“We found that 25-to-34-year-old college graduates were among the most likely to move of any demographic group, and that they were systematically moving toward some places and away from others,” states to the report, Youth Movement: America’s Accelerating Urban Renaissance. “To an apparently unprecedented degree, those moves seemed to be motivated by a desire for urban living.”

In the 52 largest U.S. urban centers, the population of well-educated young adults has increased by 32% since 2010, in close-in neighborhoods — within three miles of a central business district. The rate of growth in four out of five of those cities accelerated faster than during the previous decade, according to an analysis of U.S. Census Bureau data.

Cortright timed the release of the report to a moment when many have reported a flight from major cities during the pandemic. While some wealthier neighborhoods in New York City temporarily emptied out as the coronavirus swept into the city, Cortright predicts that pattern is unlikely to hold. He cited the resurgence in urban living that followed previous calamities, like the Spanish flu of 1918 and the 9/11 attacks.

“Cities adapt in ways that can make them better or stronger,” Cortright said. “I don’t think this challenge is different from the ones we’ve faced before. It’s the sort of thing that cities evolve and adapt to.”

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We Were There: Reckoning with Living Cities’ History on Race

Nearly 30 years ago, Living Cities began as the National Community Development Initiative (NCDI), an organization made up of many of the same philanthropic members we have today and designed to support community development across the U.S. In those days, we were primarily focused on building and sustaining affordable housing, and though we were successful in many ways, our efforts were completely race neutral.

In our latest interactive piece, we wanted to reckon with the landmark political and cultural history that pushed both Living Cities as an organization–and as a philanthropic collective–forward. We wanted to highlight the moments during which our staff and members were actively considering race and racism in their decision-making, and points in time where we, frankly, didn’t get it quite right. The timeline you’re about to see references everything from the Community Reinvestment Act, passed in 1977, to the deaths of Trayvon Martin, Eric Garner and Freddie Gray. All caused us in some way to reexamine our work and dig deeper into the root causes of the problems we want to solve.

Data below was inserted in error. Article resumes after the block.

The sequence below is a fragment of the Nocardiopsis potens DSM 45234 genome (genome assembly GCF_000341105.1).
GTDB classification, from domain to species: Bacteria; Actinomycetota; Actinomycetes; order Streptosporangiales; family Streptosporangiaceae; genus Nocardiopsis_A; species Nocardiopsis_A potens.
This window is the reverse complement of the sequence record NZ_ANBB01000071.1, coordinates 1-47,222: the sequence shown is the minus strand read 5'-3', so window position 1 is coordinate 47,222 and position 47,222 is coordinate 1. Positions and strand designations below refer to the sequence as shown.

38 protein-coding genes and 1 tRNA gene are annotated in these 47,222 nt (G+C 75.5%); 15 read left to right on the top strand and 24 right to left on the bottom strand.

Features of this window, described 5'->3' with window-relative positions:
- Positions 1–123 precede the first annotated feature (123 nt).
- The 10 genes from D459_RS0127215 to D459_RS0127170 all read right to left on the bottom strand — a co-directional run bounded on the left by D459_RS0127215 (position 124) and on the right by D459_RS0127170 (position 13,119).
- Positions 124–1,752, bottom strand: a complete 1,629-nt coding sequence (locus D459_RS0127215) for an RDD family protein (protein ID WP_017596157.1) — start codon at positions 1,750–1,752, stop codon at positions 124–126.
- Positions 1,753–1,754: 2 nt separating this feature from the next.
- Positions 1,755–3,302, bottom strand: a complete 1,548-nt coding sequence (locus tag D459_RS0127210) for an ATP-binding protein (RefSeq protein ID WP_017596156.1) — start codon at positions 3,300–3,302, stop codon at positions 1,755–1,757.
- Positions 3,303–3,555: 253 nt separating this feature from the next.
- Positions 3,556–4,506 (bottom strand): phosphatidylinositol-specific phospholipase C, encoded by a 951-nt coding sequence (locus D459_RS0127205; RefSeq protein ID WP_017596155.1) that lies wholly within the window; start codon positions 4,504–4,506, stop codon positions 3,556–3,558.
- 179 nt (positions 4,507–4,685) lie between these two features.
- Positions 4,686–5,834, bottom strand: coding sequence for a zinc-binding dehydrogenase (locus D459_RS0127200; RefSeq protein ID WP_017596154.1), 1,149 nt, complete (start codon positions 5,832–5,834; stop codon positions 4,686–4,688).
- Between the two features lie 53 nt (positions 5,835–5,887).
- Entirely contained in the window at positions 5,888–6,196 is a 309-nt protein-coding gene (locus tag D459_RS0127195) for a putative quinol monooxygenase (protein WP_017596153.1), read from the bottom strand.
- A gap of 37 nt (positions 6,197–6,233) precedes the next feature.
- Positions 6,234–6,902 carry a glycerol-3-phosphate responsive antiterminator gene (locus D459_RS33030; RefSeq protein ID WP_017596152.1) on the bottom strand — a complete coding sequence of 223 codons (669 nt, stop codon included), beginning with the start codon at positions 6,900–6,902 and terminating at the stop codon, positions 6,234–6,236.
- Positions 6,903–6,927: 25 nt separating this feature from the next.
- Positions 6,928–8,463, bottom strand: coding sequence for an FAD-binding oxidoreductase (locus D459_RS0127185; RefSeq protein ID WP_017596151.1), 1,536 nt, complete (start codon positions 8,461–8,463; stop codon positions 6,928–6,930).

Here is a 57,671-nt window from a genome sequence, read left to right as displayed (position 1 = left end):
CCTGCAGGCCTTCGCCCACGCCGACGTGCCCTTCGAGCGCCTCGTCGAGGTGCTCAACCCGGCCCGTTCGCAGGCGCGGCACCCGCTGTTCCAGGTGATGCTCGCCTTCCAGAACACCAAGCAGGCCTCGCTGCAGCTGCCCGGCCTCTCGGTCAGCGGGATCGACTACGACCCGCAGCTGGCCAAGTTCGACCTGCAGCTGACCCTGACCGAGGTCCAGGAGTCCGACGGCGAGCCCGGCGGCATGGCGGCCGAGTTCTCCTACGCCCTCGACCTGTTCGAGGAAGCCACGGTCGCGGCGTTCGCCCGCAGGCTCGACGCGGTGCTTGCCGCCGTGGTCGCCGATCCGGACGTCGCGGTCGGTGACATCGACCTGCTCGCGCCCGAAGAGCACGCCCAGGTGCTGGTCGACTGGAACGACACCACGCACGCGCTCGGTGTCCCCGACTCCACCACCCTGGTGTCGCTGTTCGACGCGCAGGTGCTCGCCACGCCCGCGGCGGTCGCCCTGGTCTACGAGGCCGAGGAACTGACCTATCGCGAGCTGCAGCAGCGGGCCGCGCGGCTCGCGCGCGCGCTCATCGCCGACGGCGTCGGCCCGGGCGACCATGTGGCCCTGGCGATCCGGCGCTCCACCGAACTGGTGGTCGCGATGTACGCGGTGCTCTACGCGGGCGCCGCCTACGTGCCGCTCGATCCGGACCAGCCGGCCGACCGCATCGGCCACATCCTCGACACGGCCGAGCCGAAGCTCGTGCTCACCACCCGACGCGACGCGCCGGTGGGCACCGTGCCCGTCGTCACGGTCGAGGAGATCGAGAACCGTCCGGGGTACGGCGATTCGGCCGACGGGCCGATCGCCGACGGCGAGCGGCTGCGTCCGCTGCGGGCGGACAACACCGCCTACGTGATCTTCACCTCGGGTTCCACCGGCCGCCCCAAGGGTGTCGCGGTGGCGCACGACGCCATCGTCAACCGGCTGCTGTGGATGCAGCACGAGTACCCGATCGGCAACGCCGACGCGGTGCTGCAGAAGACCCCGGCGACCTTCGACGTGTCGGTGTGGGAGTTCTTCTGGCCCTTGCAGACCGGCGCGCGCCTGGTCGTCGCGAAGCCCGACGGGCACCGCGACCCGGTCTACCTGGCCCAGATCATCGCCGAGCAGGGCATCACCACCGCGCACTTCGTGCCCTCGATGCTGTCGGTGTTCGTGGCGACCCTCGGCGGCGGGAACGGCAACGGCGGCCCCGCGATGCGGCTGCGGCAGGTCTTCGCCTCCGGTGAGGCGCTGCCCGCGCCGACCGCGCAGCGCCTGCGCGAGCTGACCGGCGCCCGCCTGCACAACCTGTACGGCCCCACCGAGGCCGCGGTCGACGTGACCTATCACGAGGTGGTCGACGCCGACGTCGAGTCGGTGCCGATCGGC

By looking back at Living Cities’ history,
maybe we can see where we as a collective
and as individuals got it wrong.
Maybe we can see how to correct these mistakes;
center race in everything we do; and collectively
envision a bright, just future.

The timeline first reflects on these stories, and then forward into the next several decades, to imagine an anti-racist America where people are economically secure, building wealth, and living abundant, dignified and connected lives. By looking back at Living Cities’ history, maybe we can see where we as a collective and as individuals got it wrong. Maybe we can see how to correct these mistakes; center race in everything we do; and collectively envision a bright, just future.

We hope as you explore the timeline you’ll think about where you were in these moments, the effect these events had on you, and whether they have changed how you and your organization think about race in this country.

If you’d like to share, please tweet us @Living_Cities and let us know where you were in our movement history timeline.

Thanks to Global Action Project for their support in creating this timeline.

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For Those Living in Public Housing, It’s a Long Way to Work

Let’s say there are two people in Atlanta who need jobs. They poke around on Snagajob, a job-search site for hourly work that lists hundreds of thousands of jobs in 300,000 locations. They scroll through listings for FedEx delivery driver, or shift manager at Wendy’s, or lot associate at Home Depot. But one job seeker lives in a public housing development, and the other doesn’t. According to a new Urban Institute report, their odds of finding work close to home might look very different.